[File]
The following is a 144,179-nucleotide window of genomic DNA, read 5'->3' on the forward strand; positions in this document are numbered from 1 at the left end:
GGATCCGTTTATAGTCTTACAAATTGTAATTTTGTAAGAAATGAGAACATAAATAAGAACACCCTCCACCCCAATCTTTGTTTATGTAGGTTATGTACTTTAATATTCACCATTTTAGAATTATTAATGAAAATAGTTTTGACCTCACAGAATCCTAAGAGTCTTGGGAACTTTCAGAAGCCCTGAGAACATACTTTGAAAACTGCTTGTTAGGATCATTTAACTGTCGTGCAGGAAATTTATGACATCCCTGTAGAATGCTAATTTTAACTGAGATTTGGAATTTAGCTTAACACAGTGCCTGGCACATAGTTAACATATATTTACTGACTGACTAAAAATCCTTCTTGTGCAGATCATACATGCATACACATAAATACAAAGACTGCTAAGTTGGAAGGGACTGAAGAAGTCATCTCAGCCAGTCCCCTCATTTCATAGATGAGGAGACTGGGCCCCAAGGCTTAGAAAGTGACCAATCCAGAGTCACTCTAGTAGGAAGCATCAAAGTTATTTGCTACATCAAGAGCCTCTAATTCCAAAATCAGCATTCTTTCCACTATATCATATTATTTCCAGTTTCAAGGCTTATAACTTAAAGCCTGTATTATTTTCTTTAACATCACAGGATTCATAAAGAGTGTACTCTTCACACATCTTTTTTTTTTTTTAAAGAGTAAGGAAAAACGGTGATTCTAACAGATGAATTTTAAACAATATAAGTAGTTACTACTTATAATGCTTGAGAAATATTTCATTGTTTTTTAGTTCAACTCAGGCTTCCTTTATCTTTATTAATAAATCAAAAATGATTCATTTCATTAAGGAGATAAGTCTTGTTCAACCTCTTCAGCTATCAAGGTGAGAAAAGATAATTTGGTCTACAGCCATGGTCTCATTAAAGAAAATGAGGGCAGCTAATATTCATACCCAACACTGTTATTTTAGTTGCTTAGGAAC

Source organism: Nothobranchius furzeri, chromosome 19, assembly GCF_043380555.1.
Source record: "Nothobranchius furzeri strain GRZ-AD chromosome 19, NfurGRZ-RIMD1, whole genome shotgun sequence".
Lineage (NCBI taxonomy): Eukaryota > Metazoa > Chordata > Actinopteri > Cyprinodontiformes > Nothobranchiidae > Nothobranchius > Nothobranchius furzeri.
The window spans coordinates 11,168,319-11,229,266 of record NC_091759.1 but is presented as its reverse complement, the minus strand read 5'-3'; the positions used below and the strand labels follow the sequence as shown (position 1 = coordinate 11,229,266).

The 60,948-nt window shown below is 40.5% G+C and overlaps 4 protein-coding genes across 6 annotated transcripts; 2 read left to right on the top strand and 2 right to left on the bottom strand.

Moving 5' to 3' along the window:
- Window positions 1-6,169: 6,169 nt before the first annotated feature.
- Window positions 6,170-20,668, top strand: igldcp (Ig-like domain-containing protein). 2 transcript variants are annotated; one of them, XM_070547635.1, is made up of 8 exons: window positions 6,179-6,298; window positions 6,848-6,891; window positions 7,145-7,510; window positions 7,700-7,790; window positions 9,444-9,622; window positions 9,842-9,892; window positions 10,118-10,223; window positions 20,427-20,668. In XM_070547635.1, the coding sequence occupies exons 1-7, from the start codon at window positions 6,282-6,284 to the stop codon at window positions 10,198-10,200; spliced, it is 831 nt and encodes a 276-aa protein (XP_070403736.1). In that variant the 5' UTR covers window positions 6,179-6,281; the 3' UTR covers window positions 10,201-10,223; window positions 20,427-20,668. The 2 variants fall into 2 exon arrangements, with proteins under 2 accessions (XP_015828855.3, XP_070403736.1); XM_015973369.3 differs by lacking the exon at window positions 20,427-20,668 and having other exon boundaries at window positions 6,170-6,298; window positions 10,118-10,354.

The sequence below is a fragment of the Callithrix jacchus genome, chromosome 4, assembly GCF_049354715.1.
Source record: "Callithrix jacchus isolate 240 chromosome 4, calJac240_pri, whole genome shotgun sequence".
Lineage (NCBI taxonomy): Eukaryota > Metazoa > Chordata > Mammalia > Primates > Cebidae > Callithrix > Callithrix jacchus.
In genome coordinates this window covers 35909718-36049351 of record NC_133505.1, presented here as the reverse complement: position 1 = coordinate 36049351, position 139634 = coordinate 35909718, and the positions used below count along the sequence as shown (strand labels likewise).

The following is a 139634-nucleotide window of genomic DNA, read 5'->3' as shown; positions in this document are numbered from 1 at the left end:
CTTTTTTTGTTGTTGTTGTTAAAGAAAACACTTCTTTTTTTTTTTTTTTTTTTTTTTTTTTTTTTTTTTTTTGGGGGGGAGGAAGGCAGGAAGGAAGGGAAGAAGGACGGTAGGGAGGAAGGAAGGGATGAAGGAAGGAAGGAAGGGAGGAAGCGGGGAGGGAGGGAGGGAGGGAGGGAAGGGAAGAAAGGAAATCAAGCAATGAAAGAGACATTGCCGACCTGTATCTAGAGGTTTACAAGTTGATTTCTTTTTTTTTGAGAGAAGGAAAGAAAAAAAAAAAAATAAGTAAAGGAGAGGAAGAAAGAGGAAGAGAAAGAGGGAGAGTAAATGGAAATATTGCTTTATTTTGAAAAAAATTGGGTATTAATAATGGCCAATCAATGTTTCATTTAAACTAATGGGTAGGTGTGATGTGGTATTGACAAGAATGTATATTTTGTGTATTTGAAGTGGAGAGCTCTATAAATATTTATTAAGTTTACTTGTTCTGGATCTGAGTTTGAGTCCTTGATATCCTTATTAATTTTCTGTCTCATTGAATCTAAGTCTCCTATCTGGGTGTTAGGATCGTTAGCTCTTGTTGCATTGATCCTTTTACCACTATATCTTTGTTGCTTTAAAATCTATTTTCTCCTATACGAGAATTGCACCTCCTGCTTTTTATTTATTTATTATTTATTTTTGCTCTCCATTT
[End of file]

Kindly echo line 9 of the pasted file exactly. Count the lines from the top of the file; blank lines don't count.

- Window positions 1-6,169: 6,169 nt before the first annotated feature.